FIG. 3 is a sectional view of a photoelectric read head employed in the device shown in FIG. 2.

Referring to FIG. 1, the flow diagram for a typical Fourdrinier paper-making machine is shown including the refiner 1, the headbox 2, the Fourdrinier section 3, the presses 4, the dryers 5, the calenders 7, and the reel 8. In the present invention, a unique surface examining device 6 is provided, preferably located between the dryers 5 and the calenders 7. The output of the surface examining device 6 is connectced to a counter 9. Counter 9 is connected to a computing means 10 which is in turn connected to a control device 11. Control device 11 is connected to and adjusts the refiner 1.

The Fourdrinier paper-making machine is well known and has been widely used for paper manufacture for many years. A complete description of the Fourdrinier machine is available in the text Modern Pulp and Paper Making, Third Edition, John B. Calkin and George S. Witha'm, Sr., Reinhold Publishing Corporation, New York. There have been many changes and refinements made on the basic Fourdrinier machine since its introduction, but the basic component portions are illustrated in FIG. 1.

The first step in the paper-making process is the introduction of raw stock or pulp into the refiner 1.

Pulp as it comes from the pulp mill is generally not satisfactory for making most papers. The fibers are usually long and their surface characteristics such that they do not mat together to produce strong paper. Mechanical treatment is given the pulp to improve its felting properties. The mechanical treatment is termed refining and the device employed is referred to as a refiner. There are various types of refiners such as disc refiners and cone refiners. For purposes of this discussion the cone refiner will be considered, but the invention is applicable to any type refiner. The cone refiner consists of a cast iron, tapered shell fitted inside with blades running almost its full length. A conical plug fits into the shell which is also fitted with blades lengthwise on its surface.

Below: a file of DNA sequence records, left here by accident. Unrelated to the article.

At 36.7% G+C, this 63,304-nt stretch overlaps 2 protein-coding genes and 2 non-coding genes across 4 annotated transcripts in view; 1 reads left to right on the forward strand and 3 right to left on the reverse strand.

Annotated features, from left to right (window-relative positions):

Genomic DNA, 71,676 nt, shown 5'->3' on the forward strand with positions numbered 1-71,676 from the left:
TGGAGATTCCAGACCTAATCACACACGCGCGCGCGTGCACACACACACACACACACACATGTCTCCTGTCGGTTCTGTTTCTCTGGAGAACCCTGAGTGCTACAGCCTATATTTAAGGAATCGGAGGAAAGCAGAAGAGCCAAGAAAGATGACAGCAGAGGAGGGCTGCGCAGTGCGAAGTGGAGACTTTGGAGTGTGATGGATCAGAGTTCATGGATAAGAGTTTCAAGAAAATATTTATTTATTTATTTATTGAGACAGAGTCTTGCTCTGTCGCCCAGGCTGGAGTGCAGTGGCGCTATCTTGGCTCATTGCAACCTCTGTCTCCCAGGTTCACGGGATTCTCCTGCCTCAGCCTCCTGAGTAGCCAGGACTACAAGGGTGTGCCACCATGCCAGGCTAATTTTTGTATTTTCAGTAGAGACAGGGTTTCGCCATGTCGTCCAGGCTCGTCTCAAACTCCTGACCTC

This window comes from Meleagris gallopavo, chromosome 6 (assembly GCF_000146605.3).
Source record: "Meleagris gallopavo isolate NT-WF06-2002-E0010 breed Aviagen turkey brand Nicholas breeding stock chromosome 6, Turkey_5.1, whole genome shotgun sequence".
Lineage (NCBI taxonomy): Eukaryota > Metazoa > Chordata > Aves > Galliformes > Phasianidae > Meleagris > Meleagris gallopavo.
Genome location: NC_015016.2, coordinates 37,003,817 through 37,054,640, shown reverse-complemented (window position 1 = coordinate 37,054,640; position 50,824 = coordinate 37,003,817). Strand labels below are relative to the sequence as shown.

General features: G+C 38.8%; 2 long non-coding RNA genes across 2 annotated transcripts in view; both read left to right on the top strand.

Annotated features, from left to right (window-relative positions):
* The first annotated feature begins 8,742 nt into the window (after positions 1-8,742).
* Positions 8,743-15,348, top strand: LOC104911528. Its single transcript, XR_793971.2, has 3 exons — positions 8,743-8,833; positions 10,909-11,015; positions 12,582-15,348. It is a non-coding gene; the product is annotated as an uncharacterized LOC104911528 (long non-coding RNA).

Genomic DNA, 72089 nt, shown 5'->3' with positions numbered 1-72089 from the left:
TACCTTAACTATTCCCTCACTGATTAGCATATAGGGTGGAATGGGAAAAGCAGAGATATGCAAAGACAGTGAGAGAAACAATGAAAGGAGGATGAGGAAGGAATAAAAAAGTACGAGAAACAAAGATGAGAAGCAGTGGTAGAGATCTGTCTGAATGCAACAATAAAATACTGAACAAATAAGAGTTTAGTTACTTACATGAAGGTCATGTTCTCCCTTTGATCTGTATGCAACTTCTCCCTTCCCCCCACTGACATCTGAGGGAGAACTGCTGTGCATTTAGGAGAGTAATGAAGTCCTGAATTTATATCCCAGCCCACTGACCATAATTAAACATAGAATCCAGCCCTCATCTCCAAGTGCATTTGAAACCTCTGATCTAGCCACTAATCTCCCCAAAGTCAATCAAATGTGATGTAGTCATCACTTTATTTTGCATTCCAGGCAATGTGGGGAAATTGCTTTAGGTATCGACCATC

3 V The plug revolves inside the shell and it may be moved back and forth so that the distance between the blades in the plug and those in the shell can be varied. Pulp is fed in the small end of the cone and removed'at the large end, being cut or brushed between the blades in the passage. The distance that the plug is located within the shell determines the degree of refining. 'Heretofore, this distance was adjusted manually, via a traversing gear and a hand wheel, but will be herein adjusted by a control device according to the principles of the present invention.

, The refined stock, after possibly being screened and chemically treated, is introduced into the headbox 2. The headbox is a large tank, the purpose of which is to take the aqueous fiber suspension from the refiner 1, spread it evenly across a wide area, and deliver it to the Fourdrinier section 3. The Fourdrinier section includes a horizontal wire screen onto which the refined stock from .the headbox 2 flows. form of an endless belt and travels constantly away from the point where the stock flows onto it. The water in the stock drains through the wire screen, being assisted by suction boxe under the screen. At the end of the wire 7 screen the stock still contains a large percentage of water,

and it is introduced into the presses 4, which include rollers which mechanically squeeze more water out of it. Next the stock is passed into the dryers 5, which include heated rollers which further remove water to the desired .point of dryness.

After leaving the dryers the sheet usually enters the calenders 7 which include smooth rollers which compress the sheet and give it .a smooth finish, after which it is wound on a reel 8.

'In the present invention a surface examining device 6 is provided between the dryers 5 and the calenders 7.